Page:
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B vitamins on the brain: Do they improve mental health?

Study under review: A Systematic Review and Meta-Analysis of B Vitamin Supplementation on Depressive Symptoms, Anxiety, and Stress: Effects on Healthy and 'At-Risk' Individuals.

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Quick Takes

  • What question this study addressed: Does B vitamin supplementation impact symptoms of depression, anxiety, stress, and overall mood?

  • Who this study applies to: Healthy people without a clinical mood disorder but who may be at risk for one.

  • What the intervention was: Supplementation with at least three types of B vitamins for at least four weeks.

  • What the main takeaway is: In general, B vitamin supplementation may lead to a small reduction in stress, but has no clear impact on overall mood, depression, or anxiety.

  • Caveats: The studies included in this meta-analysis used a wide range of doses, different B vitamins, and also involved other supplements that could impact mood. This makes it very difficult to ascribe any effects seen here strictly to certain B vitamins and to make appropriate dosing recommendations.


Mood disorders represent a category of mental illness that impact a person’s persistent emotional state. They affect nearly 21% of all adults in the U.S. at some point during their lives. The emotional states that mood disorders affect include depression, stress, and anxiety. Over the past several decades, there has been an increasing awareness about the relationship between diet and mental health, including mood disorders.

B vitamins have received extra attention as a dietary component of mood disorders because of their relationship[1] to brain function. B vitamins play a role in brain chemistry, specifically related to mood, as they act as cofactors ultimately necessary for the synthesis of dopamine and serotonin, as shown in Figure 1. These neurotransmitters are both key components in regulating mood. Supplementation with B vitamins has a good safety profile and may have a lower risk of side effects than antidepressants.

There have been several investigations into the effect of B vitamin supplementation on many aspects of mood. For example, randomized controlled trials have shown that B vitamin supplementation improves depression[2], anxiety[3], and work-related stress[4]. However, not all studies[5] have shown benefit. As such, there is a need to examine the literature in a broader scope to understand the effect B vitamins might have on mood disorders. The present study was a systematic review and meta-analysis of randomized controlled trials examining the effect of B vitamins on mood.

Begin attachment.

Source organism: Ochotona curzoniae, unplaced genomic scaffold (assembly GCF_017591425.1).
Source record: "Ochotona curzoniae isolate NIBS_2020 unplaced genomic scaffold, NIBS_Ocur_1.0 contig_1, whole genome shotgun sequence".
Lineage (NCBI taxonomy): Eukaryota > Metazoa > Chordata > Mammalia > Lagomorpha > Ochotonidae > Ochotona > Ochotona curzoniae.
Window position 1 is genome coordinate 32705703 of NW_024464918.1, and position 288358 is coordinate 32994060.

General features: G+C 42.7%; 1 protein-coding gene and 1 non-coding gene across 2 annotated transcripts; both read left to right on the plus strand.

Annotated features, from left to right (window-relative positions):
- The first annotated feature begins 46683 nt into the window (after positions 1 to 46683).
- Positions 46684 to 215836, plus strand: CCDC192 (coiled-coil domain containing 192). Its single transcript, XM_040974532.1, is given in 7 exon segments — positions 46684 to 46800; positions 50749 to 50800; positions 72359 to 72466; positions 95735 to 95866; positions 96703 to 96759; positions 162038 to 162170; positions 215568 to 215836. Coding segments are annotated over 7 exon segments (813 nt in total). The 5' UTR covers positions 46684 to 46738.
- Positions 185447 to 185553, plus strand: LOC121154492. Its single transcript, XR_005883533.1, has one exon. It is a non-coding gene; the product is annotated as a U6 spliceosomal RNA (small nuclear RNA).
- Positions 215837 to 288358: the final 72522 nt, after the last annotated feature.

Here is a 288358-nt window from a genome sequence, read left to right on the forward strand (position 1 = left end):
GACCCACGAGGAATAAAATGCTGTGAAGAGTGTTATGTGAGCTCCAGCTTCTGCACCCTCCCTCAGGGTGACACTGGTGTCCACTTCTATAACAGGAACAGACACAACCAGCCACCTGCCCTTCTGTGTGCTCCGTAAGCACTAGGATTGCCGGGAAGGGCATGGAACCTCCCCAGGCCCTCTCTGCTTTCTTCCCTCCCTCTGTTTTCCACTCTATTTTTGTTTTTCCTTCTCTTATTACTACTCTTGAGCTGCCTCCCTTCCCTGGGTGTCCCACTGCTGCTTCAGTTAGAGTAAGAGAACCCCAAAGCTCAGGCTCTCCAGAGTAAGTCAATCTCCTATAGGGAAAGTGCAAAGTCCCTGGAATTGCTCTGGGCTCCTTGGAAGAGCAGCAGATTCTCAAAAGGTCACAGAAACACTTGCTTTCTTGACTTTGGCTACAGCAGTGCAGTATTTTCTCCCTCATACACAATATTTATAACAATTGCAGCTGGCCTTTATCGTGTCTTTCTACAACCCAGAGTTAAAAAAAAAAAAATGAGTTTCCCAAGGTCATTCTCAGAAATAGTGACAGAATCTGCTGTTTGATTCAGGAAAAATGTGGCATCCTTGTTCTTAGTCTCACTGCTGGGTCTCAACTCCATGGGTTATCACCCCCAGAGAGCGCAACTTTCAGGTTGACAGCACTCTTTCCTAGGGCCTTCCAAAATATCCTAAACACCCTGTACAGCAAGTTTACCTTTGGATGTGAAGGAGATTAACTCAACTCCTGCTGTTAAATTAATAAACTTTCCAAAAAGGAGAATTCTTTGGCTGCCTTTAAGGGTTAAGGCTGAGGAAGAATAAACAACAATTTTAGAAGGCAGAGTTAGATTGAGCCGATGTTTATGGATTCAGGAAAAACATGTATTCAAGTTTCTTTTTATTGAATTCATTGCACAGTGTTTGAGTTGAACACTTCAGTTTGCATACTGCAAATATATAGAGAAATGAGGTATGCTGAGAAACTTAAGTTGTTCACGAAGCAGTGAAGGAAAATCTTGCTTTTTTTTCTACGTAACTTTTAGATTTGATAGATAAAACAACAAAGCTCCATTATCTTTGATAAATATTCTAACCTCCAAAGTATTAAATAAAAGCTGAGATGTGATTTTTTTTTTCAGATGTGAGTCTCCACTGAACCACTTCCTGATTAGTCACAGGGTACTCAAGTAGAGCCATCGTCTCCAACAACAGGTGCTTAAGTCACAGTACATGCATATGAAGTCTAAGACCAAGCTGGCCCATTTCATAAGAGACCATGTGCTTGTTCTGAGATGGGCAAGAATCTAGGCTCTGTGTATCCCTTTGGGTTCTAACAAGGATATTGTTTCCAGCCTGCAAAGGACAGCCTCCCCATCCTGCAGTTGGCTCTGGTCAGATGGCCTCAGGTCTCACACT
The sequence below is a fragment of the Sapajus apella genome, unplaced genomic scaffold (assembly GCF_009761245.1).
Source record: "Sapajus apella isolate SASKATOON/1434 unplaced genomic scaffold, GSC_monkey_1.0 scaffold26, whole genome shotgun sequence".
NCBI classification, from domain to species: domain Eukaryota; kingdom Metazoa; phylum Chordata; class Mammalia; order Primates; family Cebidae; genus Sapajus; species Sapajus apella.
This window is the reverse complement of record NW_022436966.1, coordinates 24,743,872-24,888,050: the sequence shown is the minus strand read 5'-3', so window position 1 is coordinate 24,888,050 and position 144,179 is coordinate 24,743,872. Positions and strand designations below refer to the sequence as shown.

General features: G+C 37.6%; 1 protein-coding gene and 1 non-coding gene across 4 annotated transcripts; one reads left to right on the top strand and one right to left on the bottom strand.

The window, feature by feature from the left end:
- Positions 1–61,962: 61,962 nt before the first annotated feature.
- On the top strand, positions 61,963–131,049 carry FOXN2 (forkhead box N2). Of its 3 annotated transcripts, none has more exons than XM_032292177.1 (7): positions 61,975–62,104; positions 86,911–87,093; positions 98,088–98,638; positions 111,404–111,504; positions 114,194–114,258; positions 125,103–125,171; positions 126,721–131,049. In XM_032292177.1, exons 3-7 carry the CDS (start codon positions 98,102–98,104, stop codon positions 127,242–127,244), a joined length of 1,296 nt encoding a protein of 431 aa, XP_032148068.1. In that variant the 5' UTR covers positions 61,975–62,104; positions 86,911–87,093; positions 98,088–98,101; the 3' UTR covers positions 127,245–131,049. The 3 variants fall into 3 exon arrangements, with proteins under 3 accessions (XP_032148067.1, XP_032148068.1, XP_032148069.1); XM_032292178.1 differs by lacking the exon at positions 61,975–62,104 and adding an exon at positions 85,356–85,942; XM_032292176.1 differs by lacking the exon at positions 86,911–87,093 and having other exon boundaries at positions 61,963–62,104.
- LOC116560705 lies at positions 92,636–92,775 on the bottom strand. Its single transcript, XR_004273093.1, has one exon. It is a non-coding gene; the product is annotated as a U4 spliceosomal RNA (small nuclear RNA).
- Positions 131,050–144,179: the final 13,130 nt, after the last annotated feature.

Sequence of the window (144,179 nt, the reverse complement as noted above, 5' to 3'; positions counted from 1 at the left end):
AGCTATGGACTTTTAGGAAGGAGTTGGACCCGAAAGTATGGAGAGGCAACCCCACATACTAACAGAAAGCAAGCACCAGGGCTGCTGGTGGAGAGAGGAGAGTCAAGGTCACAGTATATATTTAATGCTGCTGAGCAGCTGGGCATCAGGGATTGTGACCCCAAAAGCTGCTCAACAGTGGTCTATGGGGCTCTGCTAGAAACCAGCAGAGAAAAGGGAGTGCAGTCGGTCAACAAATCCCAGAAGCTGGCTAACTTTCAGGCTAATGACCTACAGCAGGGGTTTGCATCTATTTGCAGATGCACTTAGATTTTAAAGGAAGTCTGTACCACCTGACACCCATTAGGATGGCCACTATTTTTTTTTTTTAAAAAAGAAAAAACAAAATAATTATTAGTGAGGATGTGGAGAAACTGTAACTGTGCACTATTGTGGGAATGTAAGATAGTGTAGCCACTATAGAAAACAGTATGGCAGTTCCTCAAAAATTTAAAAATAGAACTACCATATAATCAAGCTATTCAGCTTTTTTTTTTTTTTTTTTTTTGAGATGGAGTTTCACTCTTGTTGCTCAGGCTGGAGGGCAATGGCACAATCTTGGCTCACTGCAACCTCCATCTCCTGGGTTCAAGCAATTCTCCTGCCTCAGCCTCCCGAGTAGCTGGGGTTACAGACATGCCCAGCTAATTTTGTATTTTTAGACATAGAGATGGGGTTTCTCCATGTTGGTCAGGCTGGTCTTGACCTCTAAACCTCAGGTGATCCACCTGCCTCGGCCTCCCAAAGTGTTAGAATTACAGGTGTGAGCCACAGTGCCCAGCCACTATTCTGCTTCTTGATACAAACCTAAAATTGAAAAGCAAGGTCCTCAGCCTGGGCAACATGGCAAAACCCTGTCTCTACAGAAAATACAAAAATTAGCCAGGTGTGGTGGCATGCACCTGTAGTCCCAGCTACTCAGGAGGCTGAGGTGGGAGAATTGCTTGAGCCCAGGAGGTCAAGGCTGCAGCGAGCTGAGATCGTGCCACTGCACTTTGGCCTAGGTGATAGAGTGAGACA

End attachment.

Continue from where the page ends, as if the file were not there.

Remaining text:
B vitamins are critical components in the synthesis of neurotransmitters that regulate mood, such as dopamine and serotonin. Previous studies have yielded mixed results on the effects of vitamin B supplementation on mood disorders. The present study was a systematic review and meta-analysis of randomized controlled trials examining the effect of B vitamins on mood.

What was studied?

The study under review was a systematic review and meta-analysis of randomized controlled trials examining the effect of B vitamins on mood. The study followed PRISMA guidelines, but does not appear to have been preregistered. The study included randomized trials with human participants that reported quantified mood outcomes (i.e. stress, well-being, and fatigue) and that were published during or after the year 2000.

Studies that were included in the analysis had to involve daily supplementation with three or more B group vitamins and be at least four weeks in length. Studies were allowed to include other vitamins and/or minerals in addition to the B vitamins, as well as other types of supplements. Only studies involving non-clinical adult populations (older than 18 years of age) were included. Participants were either healthy or at risk for mood disorders. At-risk was defined as having a nutritional deficiency, elevated levels of a psychological mood measure, subclinical symptomatology, or vulnerability to mood disorders.

Standardized mean differences and 95% confidence intervals were used to report results. Heterogeneity was assessed using the Cochran Q statistic and I2 value. The authors utilized funnel plots to identify potential sources of heterogeneity if an I2 value was at least 75%.